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This article is taken from PN Review 3, Volume 4 Number 3, April - June 1978.

A Net of Stars Clive Wilmer

JáNOS PILINSZKY'S Selected Poems should claim our attention on at least two counts. First, that he is the man Hungarians tend to regard as their greatest contemporary poet; and second, that one of the English translators is Ted Hughes, a poet with a similar reputation in this country.

Mr Hughes has written an introduction which, though remarkably eloquent, falls into many of the snares which nowadays attend upon almost everything he writes. It is absurdly portentous; we are not told, for example, that, in the long gap between his first and second books, Pilinszky simply stopped publishing, but that 'Silence soon descended . . .': this to sustain the translator's otherwise indisputable thesis that the idea of silence is of the very essence of Pilinszky's work. Then there are moments of self-parody: Simone Weil, Van Gogh and Dostoevsky, all major influences, 'zigzag like naked lightning through the magnetic atmosphere' of his poetry. Worst of all, perhaps, is Mr Hughes's apparent inability to depict the poets he admires in terms which do more than reflect his own preoccupations; at times the introduction seems little more than a commentary on Crow.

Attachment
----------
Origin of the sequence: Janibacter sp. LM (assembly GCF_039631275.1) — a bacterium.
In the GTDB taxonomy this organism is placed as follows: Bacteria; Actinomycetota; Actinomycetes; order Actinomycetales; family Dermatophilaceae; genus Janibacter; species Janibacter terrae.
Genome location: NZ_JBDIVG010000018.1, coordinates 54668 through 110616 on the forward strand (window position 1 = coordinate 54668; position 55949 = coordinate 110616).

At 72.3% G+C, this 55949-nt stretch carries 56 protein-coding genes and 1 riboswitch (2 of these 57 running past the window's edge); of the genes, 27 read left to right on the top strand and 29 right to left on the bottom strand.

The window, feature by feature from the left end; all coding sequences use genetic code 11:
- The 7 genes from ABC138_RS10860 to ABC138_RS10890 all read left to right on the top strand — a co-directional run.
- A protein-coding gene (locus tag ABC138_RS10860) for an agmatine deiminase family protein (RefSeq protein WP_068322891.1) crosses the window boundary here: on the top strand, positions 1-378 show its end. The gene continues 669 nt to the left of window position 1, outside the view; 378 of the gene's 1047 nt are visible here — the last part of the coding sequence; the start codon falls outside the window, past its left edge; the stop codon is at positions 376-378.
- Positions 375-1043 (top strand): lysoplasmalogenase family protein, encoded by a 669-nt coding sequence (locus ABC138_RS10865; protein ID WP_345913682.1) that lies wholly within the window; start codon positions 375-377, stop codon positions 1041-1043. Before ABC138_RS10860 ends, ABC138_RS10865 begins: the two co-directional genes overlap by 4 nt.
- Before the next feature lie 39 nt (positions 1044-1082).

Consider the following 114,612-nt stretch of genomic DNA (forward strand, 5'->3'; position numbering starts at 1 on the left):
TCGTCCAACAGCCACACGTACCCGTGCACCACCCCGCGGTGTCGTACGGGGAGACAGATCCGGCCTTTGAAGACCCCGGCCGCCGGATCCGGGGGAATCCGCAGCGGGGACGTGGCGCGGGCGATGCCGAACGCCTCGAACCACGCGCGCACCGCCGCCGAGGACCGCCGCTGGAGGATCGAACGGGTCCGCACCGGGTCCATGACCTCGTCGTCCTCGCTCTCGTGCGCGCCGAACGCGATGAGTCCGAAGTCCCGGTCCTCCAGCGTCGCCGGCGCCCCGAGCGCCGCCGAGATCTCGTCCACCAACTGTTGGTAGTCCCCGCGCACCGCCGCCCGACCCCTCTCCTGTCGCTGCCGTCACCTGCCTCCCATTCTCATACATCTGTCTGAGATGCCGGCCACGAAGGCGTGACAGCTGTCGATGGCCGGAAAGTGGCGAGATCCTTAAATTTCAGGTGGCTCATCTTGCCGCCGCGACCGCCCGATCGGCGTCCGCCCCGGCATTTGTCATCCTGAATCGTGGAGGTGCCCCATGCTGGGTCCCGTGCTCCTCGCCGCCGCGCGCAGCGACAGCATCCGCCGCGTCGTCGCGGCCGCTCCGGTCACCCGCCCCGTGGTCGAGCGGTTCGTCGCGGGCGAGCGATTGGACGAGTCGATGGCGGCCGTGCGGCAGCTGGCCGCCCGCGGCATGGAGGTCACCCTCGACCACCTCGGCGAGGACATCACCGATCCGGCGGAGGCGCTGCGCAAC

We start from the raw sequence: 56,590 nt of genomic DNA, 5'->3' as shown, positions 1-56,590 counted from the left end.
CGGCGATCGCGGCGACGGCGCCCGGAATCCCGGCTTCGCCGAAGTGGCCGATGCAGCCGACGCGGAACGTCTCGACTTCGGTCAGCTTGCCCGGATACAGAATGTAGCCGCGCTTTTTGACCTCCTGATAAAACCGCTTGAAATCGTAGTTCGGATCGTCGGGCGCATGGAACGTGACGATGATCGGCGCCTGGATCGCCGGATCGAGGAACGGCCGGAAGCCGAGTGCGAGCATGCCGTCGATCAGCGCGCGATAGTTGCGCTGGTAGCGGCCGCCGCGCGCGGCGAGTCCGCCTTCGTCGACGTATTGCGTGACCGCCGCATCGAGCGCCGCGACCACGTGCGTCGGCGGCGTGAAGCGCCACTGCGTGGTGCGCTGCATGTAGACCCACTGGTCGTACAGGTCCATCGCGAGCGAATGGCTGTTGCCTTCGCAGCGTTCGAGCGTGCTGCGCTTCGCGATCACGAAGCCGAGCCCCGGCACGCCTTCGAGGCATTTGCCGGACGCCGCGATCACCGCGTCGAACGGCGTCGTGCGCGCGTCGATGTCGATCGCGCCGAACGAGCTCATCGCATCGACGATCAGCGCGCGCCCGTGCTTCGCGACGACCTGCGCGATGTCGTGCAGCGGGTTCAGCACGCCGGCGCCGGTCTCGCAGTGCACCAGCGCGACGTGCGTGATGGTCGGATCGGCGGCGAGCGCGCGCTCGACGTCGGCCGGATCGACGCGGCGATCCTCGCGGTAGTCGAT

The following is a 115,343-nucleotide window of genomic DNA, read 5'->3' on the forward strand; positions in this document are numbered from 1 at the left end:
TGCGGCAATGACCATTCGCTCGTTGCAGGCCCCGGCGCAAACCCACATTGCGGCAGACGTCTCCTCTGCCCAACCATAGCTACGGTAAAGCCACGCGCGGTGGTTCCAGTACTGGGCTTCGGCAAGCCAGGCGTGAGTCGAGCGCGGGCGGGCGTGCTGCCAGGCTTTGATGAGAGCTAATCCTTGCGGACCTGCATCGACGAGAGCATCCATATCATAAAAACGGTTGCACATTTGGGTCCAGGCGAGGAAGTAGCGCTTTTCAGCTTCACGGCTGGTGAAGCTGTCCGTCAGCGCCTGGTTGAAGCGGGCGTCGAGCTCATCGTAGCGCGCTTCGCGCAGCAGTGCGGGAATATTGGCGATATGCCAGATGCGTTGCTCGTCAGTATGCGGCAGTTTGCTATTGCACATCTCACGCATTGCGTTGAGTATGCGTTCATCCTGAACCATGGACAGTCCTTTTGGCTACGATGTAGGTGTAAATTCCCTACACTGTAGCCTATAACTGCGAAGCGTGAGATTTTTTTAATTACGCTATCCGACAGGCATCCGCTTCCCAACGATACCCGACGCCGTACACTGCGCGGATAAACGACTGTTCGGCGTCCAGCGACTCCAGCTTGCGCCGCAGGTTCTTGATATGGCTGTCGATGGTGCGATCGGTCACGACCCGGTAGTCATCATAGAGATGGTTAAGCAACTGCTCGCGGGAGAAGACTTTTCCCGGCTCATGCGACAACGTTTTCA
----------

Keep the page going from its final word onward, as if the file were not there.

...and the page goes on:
Yet the difference is enormous, both in terms of experience and belief. This last flaw betrays Mr Hughes into a failure to make necessary distinctions. Most of what he actually says of Pilinszky, translated into plain English, seems to me perfectly true. But it is often misleading. He has the grace to put that Alvarezian phrase ...


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